Peruvian President Ollanta Humala today declared a state of emergency in the northern Peruvian department of Cajamarca in the wake of protests last week that led to the suspension of the multi-billion-dollar Conga gold-mining project. Humala’s press office tweeted last night that the measure would take effect at midnight today and last for 60 days. This decree will affect the provinces of Cajamarca, Celendín, Contumazá, and Hualgayoc.
Last week’s clashes were biggest challenge to date of Humala’s nascent presidency and saw the resignation of his vice-minister of the environment, José de Echave. Humala has blamed the impasse on local Indigenous leaders, stating, “Every possible means has been exhausted to establish dialogue and resolve the conflict democratically, but the intransigence of local and regional leaders has been exposed.”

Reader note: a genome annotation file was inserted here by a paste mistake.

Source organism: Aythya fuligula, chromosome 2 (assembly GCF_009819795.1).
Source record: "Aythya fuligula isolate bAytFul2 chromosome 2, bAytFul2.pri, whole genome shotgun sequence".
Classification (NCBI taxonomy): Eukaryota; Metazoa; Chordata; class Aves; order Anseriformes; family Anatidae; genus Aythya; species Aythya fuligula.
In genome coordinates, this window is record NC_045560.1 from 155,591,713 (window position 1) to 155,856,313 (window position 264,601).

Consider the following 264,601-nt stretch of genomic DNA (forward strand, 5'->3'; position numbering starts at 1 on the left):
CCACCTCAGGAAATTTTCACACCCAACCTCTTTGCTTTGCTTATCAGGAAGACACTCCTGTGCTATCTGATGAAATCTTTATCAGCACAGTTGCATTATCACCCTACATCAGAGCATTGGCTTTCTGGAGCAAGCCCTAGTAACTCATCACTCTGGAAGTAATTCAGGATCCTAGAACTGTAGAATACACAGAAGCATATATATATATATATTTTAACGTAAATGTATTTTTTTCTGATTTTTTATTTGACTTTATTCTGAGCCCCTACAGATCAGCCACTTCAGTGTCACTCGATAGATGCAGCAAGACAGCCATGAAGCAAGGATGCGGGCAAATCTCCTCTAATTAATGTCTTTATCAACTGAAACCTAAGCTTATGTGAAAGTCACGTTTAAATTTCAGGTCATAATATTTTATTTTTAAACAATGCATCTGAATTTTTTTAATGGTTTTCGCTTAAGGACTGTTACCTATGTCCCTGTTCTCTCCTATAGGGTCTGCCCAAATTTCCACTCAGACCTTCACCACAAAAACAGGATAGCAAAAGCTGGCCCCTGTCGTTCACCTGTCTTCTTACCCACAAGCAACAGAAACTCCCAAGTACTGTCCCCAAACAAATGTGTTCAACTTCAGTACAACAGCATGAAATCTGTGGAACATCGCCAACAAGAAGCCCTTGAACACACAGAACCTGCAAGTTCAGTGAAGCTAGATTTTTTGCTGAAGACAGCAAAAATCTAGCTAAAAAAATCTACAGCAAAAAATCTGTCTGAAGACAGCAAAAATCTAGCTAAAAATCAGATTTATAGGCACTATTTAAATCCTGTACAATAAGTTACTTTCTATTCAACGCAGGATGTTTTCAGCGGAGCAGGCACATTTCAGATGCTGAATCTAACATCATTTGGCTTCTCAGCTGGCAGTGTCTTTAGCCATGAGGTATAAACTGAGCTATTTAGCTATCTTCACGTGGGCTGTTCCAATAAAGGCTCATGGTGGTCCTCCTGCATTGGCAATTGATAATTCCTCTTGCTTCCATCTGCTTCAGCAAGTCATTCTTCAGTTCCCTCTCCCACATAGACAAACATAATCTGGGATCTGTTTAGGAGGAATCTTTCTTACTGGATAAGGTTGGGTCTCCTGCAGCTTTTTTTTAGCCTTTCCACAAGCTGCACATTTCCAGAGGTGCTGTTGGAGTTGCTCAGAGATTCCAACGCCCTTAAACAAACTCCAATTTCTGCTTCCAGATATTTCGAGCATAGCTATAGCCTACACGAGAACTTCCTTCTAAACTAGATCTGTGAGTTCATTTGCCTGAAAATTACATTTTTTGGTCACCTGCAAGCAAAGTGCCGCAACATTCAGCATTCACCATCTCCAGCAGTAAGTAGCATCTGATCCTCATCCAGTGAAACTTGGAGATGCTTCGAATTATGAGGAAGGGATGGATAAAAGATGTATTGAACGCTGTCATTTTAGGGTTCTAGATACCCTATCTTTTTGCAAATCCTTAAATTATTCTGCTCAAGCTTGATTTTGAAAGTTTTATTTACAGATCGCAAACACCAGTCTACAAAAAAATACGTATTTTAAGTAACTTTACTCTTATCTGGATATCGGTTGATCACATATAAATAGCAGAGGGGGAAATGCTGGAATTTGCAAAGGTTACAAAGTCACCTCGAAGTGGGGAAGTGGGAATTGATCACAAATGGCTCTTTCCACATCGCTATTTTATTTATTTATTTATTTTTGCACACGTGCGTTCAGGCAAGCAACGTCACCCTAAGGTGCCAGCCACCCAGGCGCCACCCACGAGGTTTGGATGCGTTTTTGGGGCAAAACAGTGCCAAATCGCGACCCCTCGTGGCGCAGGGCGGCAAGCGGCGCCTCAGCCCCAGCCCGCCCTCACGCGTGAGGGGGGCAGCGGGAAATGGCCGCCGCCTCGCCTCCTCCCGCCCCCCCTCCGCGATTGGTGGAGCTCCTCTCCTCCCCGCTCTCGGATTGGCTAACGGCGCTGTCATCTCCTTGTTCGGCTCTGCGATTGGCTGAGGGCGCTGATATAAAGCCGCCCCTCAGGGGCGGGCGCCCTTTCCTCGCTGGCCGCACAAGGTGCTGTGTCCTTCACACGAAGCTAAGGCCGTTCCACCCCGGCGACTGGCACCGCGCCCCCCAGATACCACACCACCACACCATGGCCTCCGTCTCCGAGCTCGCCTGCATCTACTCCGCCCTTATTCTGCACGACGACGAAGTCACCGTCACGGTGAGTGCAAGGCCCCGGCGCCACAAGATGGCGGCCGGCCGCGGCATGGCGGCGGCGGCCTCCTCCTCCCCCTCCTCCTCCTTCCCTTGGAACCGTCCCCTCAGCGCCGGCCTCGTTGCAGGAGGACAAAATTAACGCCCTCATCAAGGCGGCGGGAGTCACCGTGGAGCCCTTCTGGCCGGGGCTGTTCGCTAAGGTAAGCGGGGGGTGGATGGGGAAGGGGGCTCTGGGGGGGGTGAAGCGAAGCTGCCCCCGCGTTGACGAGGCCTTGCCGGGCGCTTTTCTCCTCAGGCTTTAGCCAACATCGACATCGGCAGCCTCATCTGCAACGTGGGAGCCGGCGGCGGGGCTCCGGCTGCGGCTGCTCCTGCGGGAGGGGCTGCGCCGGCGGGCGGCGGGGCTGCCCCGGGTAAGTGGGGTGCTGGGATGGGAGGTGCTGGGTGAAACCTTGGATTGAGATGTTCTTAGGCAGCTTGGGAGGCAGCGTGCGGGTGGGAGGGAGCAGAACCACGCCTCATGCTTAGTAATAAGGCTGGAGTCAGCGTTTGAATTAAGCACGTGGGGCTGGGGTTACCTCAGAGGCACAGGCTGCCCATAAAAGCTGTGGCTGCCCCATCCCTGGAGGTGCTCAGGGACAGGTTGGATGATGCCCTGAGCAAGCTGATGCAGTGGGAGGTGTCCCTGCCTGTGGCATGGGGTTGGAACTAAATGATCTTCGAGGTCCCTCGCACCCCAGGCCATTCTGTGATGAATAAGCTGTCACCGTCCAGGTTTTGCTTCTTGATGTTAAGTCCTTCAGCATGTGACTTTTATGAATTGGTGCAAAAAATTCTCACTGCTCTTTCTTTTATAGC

According to government statements, the emergency declaration is designed to mitigate violence and allow the restoration of basic public services. Police will now have the authority to issue arrests without warrants as well as to limit the right of assembly. Cajamarca’s governor and protest leader, Gregorio Santos, referred to Humala’s pronouncement as an unnecessary provocation and pledged to “continue with our fight.”
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